I had coffee with a young emerging leader this week. She is learning leadership by the bootstraps (the best way in my opinion). During our conversation she said, “sometimes leaders can be too polished.” We went on to discuss how leaders that are too polished want to make leadership look good. They want to say the right things and make leading look gorgeous and important. But in reality, the best leaders to learn from and to work for are more authentic than polished.
Of course, this got me thinking about how we lead this next generation. Can I speak freely? Okay, thanks, I will. If you are going to lead the 40-and-under generation, then you had better be ready to prove your leadership, not just speak it. They are not impressed with the polish. They want to see and feel leadership in action.
Are you a polished leader or an authentic leader? Here is the difference:
Polished leaders say they want your trust. Authentic leaders do not even use the word trust. It is not a topic of discussion. It just happens. They extend trust to you without judgement and, in turn, expect to earn it from you. Polished leaders question loyalty when trust is not immediately given to them. Authentic leaders enjoy the journey of earning trust.
Polished leaders pontificate and motivate others by talking about vision and ideas. They shine things up and excite us with what we could do. The authentic leader loves vision talk only when it is associated with relevant actions that will create outcomes to accomplish the vision. To the authentic leader, a vision is nothing if it cannot be seized.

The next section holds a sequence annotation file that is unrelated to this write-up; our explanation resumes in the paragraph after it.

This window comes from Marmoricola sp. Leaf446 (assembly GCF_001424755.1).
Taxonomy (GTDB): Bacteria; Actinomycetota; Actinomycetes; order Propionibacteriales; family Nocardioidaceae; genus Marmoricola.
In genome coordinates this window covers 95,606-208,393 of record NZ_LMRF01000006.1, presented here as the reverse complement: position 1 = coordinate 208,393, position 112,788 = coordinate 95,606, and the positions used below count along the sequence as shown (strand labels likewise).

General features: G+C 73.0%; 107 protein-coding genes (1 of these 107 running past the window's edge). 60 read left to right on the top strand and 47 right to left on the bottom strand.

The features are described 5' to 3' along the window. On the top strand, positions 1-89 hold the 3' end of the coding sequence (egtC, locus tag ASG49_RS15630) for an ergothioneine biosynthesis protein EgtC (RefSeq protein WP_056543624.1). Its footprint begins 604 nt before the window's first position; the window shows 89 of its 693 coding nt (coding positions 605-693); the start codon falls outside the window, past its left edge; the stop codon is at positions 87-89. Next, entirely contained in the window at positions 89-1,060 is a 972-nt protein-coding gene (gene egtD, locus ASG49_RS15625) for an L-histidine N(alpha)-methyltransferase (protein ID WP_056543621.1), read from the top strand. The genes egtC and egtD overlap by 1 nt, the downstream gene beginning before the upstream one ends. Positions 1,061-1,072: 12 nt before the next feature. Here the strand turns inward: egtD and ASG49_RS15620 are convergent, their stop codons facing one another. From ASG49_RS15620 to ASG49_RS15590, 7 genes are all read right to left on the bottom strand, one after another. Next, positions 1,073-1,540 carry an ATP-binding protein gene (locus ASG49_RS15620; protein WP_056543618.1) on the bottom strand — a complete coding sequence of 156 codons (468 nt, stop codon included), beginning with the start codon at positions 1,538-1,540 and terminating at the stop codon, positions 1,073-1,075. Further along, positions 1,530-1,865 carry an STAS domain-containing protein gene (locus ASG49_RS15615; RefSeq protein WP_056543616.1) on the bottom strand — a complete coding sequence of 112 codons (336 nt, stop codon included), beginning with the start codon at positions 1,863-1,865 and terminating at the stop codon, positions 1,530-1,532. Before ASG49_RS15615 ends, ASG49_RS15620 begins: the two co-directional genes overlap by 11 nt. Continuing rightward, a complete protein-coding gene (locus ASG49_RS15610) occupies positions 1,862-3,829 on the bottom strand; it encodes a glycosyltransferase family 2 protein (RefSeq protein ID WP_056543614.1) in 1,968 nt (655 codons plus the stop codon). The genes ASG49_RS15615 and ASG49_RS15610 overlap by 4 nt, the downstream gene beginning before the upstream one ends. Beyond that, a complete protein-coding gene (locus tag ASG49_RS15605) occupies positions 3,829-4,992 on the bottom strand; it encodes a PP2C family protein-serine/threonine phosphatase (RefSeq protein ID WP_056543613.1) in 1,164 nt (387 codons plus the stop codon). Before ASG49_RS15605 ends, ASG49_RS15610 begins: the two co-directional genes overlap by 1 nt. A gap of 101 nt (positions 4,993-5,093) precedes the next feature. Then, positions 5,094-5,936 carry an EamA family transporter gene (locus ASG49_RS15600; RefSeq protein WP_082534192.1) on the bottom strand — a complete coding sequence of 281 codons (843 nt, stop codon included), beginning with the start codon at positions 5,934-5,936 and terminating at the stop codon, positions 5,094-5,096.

Polished leaders are very concerned with image and status. They want to be associated with successful people and therefore surround themselves with those individuals they perceive as successful. Authentic leaders love the messiness of leading. They are practitioners and they are attracted to raw talent and the healthy discontented soul.
On Critique and Conflict
Polished leaders get nervous when conflict arises because it is dirty. They feel threatened by critiques because they want to be seen as a polished leader. Authentic leaders understand that nobody truly has it figured out and those who believe they do are fake. Authentic leaders search out opportunities to be critiqued and create an open environment where others feel safe to be critical.
The polished leader can be a master of communication. They practice what they say and how they say it. They put great care into their statements. They believe it is the words they express that make an impact. Authentic leaders can also be great with communication, but they are more likely to say it as they see it. Their words can be realistic enough to ruffle feelings or thoughts.
Polished leaders are described as being very motivational and well liked. Authentic leaders are often described as the real deal.